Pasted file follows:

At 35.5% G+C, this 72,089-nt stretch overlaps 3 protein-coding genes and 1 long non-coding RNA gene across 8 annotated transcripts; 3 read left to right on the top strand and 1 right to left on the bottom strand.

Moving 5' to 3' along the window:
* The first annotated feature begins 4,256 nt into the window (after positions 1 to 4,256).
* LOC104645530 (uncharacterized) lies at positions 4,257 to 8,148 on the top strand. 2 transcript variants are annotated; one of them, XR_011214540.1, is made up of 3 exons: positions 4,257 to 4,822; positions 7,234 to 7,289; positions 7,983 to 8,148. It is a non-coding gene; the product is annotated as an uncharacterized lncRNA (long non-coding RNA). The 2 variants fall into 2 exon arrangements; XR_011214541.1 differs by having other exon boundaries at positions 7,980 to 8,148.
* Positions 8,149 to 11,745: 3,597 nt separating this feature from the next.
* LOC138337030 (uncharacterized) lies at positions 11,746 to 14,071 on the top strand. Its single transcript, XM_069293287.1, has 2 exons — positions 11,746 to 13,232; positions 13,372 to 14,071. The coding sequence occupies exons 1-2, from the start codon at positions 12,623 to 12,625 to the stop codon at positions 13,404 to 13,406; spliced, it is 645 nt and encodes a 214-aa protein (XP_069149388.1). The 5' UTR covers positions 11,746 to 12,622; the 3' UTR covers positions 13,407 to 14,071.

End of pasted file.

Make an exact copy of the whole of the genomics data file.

At 35.5% G+C, this 72,089-nt stretch overlaps 3 protein-coding genes and 1 long non-coding RNA gene across 8 annotated transcripts; 3 read left to right on the top strand and 1 right to left on the bottom strand.

Moving 5' to 3' along the window:
* The first annotated feature begins 4,256 nt into the window (after positions 1 to 4,256).
* LOC104645530 (uncharacterized) lies at positions 4,257 to 8,148 on the top strand. 2 transcript variants are annotated; one of them, XR_011214540.1, is made up of 3 exons: positions 4,257 to 4,822; positions 7,234 to 7,289; positions 7,983 to 8,148. It is a non-coding gene; the product is annotated as an uncharacterized lncRNA (long non-coding RNA). The 2 variants fall into 2 exon arrangements; XR_011214541.1 differs by having other exon boundaries at positions 7,980 to 8,148.
* Positions 8,149 to 11,745: 3,597 nt separating this feature from the next.
* LOC138337030 (uncharacterized) lies at positions 11,746 to 14,071 on the top strand. Its single transcript, XM_069293287.1, has 2 exons — positions 11,746 to 13,232; positions 13,372 to 14,071. The coding sequence occupies exons 1-2, from the start codon at positions 12,623 to 12,625 to the stop codon at positions 13,404 to 13,406; spliced, it is 645 nt and encodes a 214-aa protein (XP_069149388.1). The 5' UTR covers positions 11,746 to 12,622; the 3' UTR covers positions 13,407 to 14,071.